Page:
Donde La Luz Es Violeta-CARAZA

front-cover-donde-la-luz-es-violeta-where-the-light-is-violet-3-2DONDE LA LUZ ES VIOLETA / WHERE THE LIGHT IS VIOLET by Xánath Caraza,    Nov. 15, 2016  Translated by Sandra Kingery, intro. by Beppe Costa, 208 pages, perfectbound, $18 ISBN: 978-1-939301-69-7 For inquiries and multiple orders: mammothpubs[at] gmail.com. For immediate online discount $14.50 PayPal Click here

International author Xánath Caraza’s latest book is a moving prayer, in Spanish and English, to water, at a time when this essential of life is most precious. Now a native of Kansas City, Caraza draws upon Nahuatl (Aztec), Spanish and English traditions in this accessible and lush verse diary. Each poem is a sequence in her journey to Italy, where she finds water ever present in seas, rivers, Venice canals, and rainstorms. This is a beautiful book.

“The water as mother is adept at creating an emergent and radiating enchantment which encompasses the transition of all things.  She is tender, furious, lubricating and fiery, desirous and thanatic, feverish and defenseless.  This is what intersects this book.  It is as if Xánath Caraza had allowed an ocean current to permeate her, which was adept at not only possessing her and to project her voice, but also allowing this current to transform itself into ink.” ~Minerva Margarita Villarreal, Premio Nacional Bellas Artes de Poesía Aguascalientes

“Donde la luz es violeta/ Where the Light is Violet, the title of Xánath’s new poetry collection declares a quality of light that has infused an experience. It is the colour we might perceive in a ‘scarlet sunrise’ that ‘incinerates the past’ or that marks the last diffuse light of a sunset. The same colour that Virgil, in the Aeneid, saw in the water of the Mediterranean Sea. The light at the beginning and end of the day converge to unveil a different chord in Xánath’s poetic voice, a new more personal way to look at the world through some of the places she visited during a journey in Italy.” ~Anna Lombardo, Director of The International Poetry Festival, Venice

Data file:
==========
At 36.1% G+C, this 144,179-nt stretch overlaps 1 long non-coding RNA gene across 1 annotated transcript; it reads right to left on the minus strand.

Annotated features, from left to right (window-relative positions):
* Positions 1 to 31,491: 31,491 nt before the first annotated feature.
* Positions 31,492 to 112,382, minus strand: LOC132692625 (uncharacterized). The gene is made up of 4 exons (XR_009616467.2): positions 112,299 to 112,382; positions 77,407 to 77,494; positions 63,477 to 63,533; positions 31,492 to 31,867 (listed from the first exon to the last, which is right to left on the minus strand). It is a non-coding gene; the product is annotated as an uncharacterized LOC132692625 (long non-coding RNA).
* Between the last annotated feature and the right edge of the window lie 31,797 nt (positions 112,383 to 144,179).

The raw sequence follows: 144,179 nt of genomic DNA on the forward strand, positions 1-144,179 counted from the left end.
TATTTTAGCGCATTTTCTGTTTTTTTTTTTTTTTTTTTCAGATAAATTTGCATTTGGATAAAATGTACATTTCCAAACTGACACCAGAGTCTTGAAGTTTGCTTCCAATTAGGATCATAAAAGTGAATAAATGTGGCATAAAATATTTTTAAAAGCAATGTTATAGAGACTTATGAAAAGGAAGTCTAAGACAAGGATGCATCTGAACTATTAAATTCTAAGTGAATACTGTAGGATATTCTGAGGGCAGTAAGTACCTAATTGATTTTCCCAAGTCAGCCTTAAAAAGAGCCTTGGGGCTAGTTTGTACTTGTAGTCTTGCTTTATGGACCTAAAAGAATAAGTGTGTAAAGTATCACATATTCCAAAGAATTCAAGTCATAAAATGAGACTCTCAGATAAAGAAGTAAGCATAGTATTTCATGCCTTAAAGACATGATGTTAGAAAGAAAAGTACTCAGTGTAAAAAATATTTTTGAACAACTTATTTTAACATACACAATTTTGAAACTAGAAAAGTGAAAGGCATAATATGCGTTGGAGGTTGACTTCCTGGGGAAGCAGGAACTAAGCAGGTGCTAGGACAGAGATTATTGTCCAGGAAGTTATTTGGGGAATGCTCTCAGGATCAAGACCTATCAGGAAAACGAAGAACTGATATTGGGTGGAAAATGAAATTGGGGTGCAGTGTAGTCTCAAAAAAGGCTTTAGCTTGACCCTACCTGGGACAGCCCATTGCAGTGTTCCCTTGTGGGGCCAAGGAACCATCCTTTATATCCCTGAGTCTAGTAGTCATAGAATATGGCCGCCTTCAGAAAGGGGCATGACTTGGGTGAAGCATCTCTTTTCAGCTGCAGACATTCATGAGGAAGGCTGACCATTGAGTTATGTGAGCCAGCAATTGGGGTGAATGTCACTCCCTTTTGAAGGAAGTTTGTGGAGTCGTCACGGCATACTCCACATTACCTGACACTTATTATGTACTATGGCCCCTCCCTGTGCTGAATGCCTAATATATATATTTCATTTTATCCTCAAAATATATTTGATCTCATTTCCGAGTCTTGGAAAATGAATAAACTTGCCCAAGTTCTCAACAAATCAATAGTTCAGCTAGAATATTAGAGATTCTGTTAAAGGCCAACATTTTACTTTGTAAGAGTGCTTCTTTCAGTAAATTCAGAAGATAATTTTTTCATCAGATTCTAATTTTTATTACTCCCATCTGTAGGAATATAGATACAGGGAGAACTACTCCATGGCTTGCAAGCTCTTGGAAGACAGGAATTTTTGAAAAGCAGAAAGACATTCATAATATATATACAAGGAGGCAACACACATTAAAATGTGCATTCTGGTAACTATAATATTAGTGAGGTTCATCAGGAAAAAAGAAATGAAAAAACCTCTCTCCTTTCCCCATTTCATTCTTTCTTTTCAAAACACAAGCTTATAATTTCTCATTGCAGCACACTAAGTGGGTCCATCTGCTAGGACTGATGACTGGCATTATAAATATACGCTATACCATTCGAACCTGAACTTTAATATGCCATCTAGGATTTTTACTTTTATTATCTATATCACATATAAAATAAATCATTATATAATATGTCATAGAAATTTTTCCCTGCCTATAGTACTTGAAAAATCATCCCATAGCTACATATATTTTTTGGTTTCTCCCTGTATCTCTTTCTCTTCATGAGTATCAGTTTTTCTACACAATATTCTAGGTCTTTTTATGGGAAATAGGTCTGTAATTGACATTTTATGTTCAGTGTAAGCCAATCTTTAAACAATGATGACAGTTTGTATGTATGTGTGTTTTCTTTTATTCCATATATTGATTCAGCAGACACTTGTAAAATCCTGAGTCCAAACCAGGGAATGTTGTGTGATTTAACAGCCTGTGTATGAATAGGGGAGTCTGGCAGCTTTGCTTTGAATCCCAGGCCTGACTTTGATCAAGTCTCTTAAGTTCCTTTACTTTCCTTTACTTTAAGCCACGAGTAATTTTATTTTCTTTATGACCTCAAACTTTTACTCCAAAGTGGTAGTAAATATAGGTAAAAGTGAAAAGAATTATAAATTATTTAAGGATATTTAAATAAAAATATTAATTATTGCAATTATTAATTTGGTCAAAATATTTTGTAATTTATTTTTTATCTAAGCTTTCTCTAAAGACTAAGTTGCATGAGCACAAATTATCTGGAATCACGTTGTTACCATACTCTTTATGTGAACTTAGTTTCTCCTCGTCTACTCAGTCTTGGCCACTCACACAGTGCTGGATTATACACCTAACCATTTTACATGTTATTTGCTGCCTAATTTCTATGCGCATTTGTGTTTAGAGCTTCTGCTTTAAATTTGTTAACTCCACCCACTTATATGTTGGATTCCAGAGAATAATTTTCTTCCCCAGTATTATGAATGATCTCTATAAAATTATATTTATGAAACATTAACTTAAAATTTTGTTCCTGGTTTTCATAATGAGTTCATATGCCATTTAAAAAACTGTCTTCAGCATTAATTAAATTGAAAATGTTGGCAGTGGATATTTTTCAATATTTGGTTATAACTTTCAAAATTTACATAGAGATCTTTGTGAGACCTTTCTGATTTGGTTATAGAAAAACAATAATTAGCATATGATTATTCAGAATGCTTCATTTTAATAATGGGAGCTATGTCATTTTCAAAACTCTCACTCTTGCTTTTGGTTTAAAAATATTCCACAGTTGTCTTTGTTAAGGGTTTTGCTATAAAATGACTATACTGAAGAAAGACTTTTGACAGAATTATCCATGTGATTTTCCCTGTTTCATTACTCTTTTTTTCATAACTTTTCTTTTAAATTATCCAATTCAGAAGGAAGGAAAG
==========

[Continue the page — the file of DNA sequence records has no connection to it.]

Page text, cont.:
“Part diary, part poeticized travel journal, Caraza’s, Where the Light is Violet is nothing if not a paean to Venice, Murano Island, and likewise to Rome, Pompeii, Florence, et al.  The poet is ever swept away by all complexities of natural splendor (waterways, flora, and fauna), under a colorful vaulting sky, an exuberance conveyed in sensual verse, and chromatic flourishes, Greco-Roman mythology serving, at times, as backdrop.” ~Tino Villanueva, 1994 American Book Award recipient

Xánath Caraza teaches at the University of Missouri-Kansas City and presents readings xanath-caraza-3and workshops in Europe, Latin America, and the U.S.  She is the Writer-in-Residence at Westchester Community College, New York. Caraza is the recipient of the 2014 Beca Nebrija para Creadores, Universidad de Alcalá de Henares in Spain.  She writes for La Bloga, Periódico de Poesía, Revista Literaria Monolito, The Smithsonian Latino Center, and Revista Zona de Ocio.  Her book of poetry Syllables of Wind / Sílabas de viento received the 2015 International Book Award for Poetry.  It also received Honorable Mention for best book of Poetry in Spanish in the 2015 International Latino Book Awards.  Her books of verse Ocelocíhuatl, Conjuro and her book of short fiction What the Tide Brings / Lo que trae la marea have won national and international recognition.  Her other books of poetry are Tinta negra: Black Ink, Noche de colibríes, Corazón pintado, and her second short story collection, Pulsación, is in progress. She was named number one of the 2013 Top Ten “New” Latino Authors to Watch (and Read) by LatinoStories.com. For the José Martí Publishing Awards, The National Association of Hispanic Publications (NAHP), she has been a judge since 2013.  Caraza curates NaPoMo (National Poetry Month) for Con Tinta Literary Association since 2012.

Leave a Reply

Fill in your details below or click an icon to log in:

WordPress.com Logo

You are commenting using your WordPress.com account. Log Out / Change )

Twitter picture

You are commenting using your Twitter account. Log Out / Change )

Facebook photo

You are commenting using your Facebook account. Log Out / Change )

Google+ photo

You are commenting using your Google+ account. Log Out / Change )

Connecting to %s